San Francisco, CA (UroToday.com) The development of biomarkers has led to increasing interest of circulating tumor cell DNA as a prognostic biomarker. At today’s risk stratification and management of high-risk muscle invasive urothelial carcinoma session at ASCO GU 2020, Alexander Wyatt, B.Sc.D.Phil, from the University of British Columbia discussed the role of circulating tumor cell DNA in muscle invasive bladder cancer (MIBC). Dr. Wyatt notes that the collection of cell-free DNA is simple and inexpensive – cell-free DNA is shed by dying cells and circulating tumor cell DNA is a tumor-derived fraction. The advantage of urine/plasma cell-free DNA is that it is practical for collection and processing. However, the circulating tumor cell DNA fraction (ie. tumor content) is highly variable. Highly sensitive assays can detect somatic mutations in cell-free DNA, but we must take caution to exclude non-cancer somatic variants. Furthermore, detection versus genomic characterization requires a nuanced approach that provides an opportunity for developing predictive biomarkers and assessing disease biology. A schematic of the limits of detection is as follows:
Ultimately, the detection of circulating tumor cell DNA indicates residual disease. In a study assessing the prognostic and predictive impact of ultra-deep sequencing of cell-free DNA in patients before and after cystectomy and during chemotherapy, Christensen et al. found that in 68 patients the presence of circulating tumor DNA was highly prognostic at diagnosis before chemotherapy (HR 29.1, p = 0.001).1 After cystectomy, circulating tumor DNA analysis correctly identified all patients with metastatic relapse during disease monitoring (100% sensitivity, 98% specificity). In addition, for high-risk patients (circulating tumor DNA positive before or during treatment), the dynamics of circulating tumor DNA during chemotherapy was associated with disease recurrence (p = 0.023), whereas pathologic downstaging was not.
Regarding genomic characterization of circulating tumor DNA in metastatic urothelial carcinoma, early studies suggest that the genetic landscape is similar to aggressive MIBC. Furthermore, matched tissue vs circulating tumor DNA has concordance of >80%. Deep whole exome sequencing suggests two mutational signatures: HRR deficiency and APOBEC.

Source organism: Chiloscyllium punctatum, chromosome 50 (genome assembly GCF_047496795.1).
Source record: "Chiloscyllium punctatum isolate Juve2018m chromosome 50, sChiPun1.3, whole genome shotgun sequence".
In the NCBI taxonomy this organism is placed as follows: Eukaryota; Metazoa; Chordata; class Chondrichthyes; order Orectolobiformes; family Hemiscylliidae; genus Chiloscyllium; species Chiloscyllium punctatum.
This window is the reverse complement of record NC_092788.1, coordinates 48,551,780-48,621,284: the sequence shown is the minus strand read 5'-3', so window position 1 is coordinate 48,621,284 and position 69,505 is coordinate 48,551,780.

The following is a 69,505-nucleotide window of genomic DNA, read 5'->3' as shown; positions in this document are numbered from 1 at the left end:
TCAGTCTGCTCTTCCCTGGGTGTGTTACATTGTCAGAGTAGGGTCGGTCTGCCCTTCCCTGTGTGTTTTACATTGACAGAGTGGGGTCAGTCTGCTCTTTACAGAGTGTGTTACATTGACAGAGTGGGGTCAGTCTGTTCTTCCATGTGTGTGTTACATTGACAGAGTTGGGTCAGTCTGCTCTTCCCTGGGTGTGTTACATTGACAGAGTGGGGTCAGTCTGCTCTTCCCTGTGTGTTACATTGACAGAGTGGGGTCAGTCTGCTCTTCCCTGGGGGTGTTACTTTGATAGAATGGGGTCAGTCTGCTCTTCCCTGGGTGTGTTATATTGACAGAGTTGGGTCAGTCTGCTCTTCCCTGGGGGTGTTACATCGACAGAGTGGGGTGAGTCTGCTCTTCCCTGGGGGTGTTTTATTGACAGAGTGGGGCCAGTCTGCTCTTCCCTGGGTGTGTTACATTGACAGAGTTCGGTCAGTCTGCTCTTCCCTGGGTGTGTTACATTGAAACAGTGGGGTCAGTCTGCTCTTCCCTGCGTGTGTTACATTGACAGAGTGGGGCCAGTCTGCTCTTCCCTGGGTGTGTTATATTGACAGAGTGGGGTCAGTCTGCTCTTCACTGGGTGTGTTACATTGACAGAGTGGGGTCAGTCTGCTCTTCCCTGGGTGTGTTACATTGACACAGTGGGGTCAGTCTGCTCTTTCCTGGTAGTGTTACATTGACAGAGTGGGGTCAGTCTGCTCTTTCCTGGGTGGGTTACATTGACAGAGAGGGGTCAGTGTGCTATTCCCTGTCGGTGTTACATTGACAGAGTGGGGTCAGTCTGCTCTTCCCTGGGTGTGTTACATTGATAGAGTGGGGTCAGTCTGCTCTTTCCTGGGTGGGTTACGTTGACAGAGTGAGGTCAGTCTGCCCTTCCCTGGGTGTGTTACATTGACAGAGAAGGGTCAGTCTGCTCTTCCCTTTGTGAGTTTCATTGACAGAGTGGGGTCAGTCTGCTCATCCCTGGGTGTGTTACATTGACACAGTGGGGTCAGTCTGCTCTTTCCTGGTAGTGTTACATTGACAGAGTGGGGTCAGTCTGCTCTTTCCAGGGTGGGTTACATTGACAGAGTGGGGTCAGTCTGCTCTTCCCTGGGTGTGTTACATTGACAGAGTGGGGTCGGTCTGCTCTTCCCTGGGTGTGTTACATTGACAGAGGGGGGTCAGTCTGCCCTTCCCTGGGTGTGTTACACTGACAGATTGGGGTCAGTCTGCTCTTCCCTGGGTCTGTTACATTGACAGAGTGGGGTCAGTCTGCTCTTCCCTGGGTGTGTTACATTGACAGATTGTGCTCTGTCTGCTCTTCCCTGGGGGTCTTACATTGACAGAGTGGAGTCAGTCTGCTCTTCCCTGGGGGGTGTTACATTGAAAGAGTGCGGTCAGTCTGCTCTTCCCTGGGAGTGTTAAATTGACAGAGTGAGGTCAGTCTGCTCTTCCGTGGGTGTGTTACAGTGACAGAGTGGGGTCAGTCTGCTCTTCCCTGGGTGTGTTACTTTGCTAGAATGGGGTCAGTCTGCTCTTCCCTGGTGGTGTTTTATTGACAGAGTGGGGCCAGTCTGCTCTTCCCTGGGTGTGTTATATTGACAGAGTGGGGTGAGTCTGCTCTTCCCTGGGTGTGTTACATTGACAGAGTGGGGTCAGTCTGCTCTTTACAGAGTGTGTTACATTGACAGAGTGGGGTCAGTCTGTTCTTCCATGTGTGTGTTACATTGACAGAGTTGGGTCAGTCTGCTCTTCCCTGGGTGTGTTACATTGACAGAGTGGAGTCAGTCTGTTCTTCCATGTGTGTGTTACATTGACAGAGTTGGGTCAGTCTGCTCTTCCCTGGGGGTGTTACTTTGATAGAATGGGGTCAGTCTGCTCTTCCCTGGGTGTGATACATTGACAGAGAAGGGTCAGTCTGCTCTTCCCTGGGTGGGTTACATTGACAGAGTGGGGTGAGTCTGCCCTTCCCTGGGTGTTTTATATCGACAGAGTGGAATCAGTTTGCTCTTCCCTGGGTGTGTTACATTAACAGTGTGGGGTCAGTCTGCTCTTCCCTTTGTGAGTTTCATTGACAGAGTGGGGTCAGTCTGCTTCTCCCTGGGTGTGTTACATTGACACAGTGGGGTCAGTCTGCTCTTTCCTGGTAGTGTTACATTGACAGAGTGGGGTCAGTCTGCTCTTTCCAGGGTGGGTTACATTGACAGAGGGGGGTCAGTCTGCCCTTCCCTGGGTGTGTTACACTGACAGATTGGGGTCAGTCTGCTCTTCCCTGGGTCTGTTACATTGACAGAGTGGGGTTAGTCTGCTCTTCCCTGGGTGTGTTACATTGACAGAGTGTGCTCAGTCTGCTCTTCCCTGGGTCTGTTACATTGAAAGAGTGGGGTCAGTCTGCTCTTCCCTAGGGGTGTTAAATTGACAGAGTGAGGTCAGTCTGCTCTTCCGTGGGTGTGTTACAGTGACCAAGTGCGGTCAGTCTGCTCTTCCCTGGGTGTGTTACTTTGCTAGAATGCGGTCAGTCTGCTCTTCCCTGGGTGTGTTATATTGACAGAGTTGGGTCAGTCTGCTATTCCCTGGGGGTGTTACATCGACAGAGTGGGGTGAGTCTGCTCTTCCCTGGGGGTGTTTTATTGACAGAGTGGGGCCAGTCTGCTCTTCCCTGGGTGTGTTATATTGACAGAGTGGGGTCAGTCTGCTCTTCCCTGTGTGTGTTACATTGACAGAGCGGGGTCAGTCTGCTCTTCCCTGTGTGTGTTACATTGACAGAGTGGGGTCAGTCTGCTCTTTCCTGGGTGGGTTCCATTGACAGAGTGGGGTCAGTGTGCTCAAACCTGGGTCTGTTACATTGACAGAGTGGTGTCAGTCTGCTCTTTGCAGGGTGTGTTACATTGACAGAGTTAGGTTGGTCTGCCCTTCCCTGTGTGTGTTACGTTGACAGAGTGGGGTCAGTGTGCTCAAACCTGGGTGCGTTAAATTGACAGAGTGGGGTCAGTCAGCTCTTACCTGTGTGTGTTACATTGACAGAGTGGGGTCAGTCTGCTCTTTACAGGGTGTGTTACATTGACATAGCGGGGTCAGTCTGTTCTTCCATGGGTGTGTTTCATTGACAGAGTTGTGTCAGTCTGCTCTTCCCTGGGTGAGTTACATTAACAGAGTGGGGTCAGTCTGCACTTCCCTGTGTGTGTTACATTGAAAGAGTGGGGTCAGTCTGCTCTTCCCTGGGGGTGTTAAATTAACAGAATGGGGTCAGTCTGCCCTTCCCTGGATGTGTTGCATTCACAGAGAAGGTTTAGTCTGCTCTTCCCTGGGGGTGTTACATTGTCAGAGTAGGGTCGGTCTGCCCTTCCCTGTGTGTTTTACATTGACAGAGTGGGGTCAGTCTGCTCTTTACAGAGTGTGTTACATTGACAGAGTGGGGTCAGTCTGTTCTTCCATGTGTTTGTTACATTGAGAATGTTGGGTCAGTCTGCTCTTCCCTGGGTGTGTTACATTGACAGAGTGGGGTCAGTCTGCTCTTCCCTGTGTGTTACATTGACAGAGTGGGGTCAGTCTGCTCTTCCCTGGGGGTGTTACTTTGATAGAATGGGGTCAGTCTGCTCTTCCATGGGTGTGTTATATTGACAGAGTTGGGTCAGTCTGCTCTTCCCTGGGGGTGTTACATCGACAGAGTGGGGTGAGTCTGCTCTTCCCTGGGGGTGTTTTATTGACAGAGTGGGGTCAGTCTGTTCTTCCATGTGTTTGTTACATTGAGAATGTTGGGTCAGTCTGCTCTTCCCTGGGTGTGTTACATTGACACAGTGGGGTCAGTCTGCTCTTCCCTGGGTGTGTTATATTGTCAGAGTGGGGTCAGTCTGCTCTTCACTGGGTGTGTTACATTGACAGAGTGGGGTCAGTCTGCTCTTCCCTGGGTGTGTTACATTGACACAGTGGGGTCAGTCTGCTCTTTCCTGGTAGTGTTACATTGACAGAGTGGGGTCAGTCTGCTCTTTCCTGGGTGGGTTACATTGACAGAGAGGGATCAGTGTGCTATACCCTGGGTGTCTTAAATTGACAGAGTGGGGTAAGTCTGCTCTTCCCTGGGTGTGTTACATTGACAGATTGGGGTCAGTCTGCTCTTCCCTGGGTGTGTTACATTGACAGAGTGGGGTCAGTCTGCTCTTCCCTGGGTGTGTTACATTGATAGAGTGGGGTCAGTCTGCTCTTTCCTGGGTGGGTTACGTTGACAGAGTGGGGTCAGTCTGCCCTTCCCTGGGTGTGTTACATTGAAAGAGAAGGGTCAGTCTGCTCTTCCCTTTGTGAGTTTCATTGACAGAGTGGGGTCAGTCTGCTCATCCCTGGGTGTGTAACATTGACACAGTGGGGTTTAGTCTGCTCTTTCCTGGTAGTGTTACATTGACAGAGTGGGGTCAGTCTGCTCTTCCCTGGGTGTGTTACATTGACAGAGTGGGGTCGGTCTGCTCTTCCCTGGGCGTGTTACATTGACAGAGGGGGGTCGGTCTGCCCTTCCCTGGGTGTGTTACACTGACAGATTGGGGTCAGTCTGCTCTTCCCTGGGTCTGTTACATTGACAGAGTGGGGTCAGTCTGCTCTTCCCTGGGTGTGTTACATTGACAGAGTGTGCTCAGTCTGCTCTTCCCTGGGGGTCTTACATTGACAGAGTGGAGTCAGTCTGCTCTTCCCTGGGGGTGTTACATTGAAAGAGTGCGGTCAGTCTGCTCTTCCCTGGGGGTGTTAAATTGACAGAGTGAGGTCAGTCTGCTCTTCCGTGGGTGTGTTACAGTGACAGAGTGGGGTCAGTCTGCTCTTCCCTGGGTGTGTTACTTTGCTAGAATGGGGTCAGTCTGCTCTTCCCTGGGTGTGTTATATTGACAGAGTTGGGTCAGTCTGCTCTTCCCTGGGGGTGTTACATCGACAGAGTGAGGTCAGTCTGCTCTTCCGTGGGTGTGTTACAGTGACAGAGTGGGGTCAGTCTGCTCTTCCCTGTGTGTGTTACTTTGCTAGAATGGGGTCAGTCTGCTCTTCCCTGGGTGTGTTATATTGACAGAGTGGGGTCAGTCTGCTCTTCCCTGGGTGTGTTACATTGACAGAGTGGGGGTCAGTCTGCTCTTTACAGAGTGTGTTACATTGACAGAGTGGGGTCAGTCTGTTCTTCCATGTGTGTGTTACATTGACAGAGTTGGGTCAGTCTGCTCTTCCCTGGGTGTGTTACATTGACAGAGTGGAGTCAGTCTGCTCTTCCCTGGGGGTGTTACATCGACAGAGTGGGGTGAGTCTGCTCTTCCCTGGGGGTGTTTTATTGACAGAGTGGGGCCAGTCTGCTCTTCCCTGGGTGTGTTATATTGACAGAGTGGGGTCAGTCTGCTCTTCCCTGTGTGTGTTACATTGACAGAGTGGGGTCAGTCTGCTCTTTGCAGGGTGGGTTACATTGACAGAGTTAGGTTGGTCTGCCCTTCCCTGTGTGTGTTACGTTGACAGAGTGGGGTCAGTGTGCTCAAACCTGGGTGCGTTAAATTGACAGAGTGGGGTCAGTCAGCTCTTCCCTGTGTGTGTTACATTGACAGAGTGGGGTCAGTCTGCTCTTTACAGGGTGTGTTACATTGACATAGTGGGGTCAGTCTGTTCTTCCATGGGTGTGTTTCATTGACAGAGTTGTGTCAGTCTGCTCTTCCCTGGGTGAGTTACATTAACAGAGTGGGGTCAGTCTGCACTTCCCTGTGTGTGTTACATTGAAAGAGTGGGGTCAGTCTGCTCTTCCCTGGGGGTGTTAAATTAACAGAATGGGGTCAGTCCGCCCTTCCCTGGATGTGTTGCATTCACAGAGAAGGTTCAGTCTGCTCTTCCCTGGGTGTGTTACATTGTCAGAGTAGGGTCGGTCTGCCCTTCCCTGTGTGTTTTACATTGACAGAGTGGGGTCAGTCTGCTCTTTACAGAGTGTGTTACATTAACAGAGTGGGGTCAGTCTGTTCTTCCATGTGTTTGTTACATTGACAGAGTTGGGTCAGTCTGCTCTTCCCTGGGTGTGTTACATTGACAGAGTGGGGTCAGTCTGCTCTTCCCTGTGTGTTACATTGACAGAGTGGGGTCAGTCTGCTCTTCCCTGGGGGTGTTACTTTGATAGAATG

But what is the significance of a biomarker negative result? According to Dr. Wyatt it depends on whether there is sufficient circulating tumor DNA fraction (tumor content) to identify an alteration. If there is not, there is absence of evidence and the tumor may still carry the alteration – Dr. Wyatt suggests we should test again or test the tissue. If there is sufficient circulating tumor DNA fraction, there is evidence of absence and the tumor is alteration negative.
Dr. Wyatt concluded with several take-home points:
- Detection of circulating tumor DNA in MIBC context informs a poor prognosis
- Circulating tumor DNA is a clinically practical and reliable biomarker source in metastatic urothelial carcinoma
- Some patients have no/low circulating tumor DNA, so in these patients we should fallback on tissue for genomics
- There should be an urgency for incorporating circulating tumor DNA into molecularly guided clinical trials
Presented by: Alexander Wyatt, PhD, Senior Research Scientist, Vancouver Prostate Centre, Assistant Professor, Department of Urologic Sciences, University of British Columbia, Vancouver, Canada
Written by: Zachary Klaassen, MD, MSc – Assistant Professor of Urology, Georgia Cancer Center, Augusta University/Medical College of Georgia, Twitter: @zklaassen_md, at the 2020 Genitourinary Cancers Symposium, ASCO GU #GU20, February 13-15, 2020, San Francisco, California.